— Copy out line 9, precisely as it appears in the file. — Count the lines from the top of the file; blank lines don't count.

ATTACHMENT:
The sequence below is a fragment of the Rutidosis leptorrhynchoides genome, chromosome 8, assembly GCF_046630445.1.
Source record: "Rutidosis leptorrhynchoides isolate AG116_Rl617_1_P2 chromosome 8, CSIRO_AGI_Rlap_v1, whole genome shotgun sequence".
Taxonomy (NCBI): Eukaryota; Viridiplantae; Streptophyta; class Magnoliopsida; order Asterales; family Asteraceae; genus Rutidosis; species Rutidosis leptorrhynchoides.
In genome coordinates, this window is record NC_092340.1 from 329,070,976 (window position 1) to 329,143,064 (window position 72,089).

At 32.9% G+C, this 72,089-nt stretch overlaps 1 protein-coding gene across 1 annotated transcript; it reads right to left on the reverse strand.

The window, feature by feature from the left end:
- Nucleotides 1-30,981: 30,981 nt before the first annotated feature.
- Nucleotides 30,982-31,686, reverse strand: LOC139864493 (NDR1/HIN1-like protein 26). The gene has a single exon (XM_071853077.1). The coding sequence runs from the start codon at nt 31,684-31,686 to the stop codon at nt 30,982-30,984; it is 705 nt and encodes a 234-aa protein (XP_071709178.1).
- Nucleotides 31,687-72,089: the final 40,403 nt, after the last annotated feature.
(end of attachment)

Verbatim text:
- Nucleotides 31,687-72,089: the final 40,403 nt, after the last annotated feature.